Image caching and custom alerts

This week started on a more challenging note, the Berlin weather jumping 20 degrees at a time influencing my level of energy. After a monday off the week was good though, by tuesday I was back on track and attended a nice workshop on regular expressions, and spent the rest of the week working, among other things, on image caching and custom alerts and notifications.

Image caching in swift

As I am doing a social network app there is a lot of images I need to load all the time: avatar, cover picture, photo albums etc, so it was crucial to load them asynchronously, and to save them in the cache so the app doesn’t need to download them all the time.

In order to do that, I created a new swift file called `Utils`, and wrote this code:

class Utils {
    
    static var imageCache: Dictionary<String,UIImage> = Dictionary()

     class func getImageAsync(url:String, completion: (UIImage?) -> ()){
        //we escape the url to avoid sending non-conform characters
        var escapedUrl = url.stringByAddingPercentEncodingWithAllowedCharacters(NSCharacterSet.URLQueryAllowedCharacterSet())
        
        var imageUrl = NSURL(string: escapedUrl!)
        if(imageUrl == nil)
        {
            println("Invalid Url!")
            completion(nil)
        }
        else
        {
            //we check if the image exists already in the cache. If so, we just return it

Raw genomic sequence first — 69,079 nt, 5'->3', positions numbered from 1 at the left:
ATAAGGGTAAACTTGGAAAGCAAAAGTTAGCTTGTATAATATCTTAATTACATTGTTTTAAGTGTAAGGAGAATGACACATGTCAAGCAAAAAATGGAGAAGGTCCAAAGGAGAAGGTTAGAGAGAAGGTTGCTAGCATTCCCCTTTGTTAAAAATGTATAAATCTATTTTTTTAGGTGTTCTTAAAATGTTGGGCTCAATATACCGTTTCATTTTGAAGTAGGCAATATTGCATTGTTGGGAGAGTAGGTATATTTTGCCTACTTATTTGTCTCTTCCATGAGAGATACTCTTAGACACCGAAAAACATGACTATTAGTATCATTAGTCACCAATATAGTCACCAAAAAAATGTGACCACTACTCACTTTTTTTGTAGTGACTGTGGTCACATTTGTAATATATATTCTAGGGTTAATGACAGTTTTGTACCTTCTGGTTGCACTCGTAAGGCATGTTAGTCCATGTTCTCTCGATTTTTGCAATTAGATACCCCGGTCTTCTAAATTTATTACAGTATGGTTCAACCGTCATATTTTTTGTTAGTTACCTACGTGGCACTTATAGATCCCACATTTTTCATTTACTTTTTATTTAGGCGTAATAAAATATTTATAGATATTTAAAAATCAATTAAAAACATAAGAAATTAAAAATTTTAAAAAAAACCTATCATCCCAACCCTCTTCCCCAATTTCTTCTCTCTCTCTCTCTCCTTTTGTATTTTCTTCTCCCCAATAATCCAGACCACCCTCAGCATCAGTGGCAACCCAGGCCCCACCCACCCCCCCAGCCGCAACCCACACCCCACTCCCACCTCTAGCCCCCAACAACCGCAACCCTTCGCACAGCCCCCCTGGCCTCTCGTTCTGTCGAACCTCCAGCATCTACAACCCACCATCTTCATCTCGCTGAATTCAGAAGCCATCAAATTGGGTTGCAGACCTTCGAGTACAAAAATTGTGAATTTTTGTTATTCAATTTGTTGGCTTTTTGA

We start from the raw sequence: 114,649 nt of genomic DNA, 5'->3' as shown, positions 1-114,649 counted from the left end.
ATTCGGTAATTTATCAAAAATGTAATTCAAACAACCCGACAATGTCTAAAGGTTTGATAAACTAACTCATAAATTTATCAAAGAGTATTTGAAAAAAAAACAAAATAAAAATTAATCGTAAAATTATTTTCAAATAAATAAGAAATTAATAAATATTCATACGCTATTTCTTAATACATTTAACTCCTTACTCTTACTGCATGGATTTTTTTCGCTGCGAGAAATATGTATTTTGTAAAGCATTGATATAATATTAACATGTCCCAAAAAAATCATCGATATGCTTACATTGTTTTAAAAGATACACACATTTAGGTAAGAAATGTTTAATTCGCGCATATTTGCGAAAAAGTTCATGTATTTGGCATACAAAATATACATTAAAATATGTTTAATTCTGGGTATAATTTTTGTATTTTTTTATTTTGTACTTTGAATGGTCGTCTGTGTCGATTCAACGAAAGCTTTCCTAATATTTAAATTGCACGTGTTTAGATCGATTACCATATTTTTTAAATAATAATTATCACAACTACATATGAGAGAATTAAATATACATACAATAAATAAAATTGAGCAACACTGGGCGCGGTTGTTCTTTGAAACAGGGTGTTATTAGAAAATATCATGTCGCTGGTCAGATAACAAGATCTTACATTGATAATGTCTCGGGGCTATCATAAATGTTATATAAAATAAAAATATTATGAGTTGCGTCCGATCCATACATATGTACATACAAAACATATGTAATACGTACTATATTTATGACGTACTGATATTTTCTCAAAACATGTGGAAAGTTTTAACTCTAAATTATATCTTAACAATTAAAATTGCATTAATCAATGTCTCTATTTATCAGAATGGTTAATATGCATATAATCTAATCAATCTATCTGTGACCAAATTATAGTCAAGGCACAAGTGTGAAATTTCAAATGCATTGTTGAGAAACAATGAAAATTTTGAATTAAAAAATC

if let imageFromCache:UIImage = imageCache[escapedUrl!]
            {
                dispatch_async(dispatch_get_main_queue()) {
                    completion(imageFromCache);
                }
            }
            else
            {
               //if the image doesn't exist, we download it, save it in our array for later, and then return it
                var stdUrl = imageUrl!.standardizedURL!
                let req = NSURLRequest(URL: stdUrl)
                NSURLConnection.sendAsynchronousRequest(req, queue: NSOperationQueue.mainQueue()) { (resp, data, error) -> Void in
                    var image: UIImage?
                    if data != nil {
                        image = UIImage(data: data!)!
                        self.imageCache[escapedUrl!] = image
                    }
                    
                    dispatch_async(dispatch_get_main_queue()) {
                        completion(image)
                    }

                }
            }
        }
        
    }

}

Then I can simply call this function in any file like this: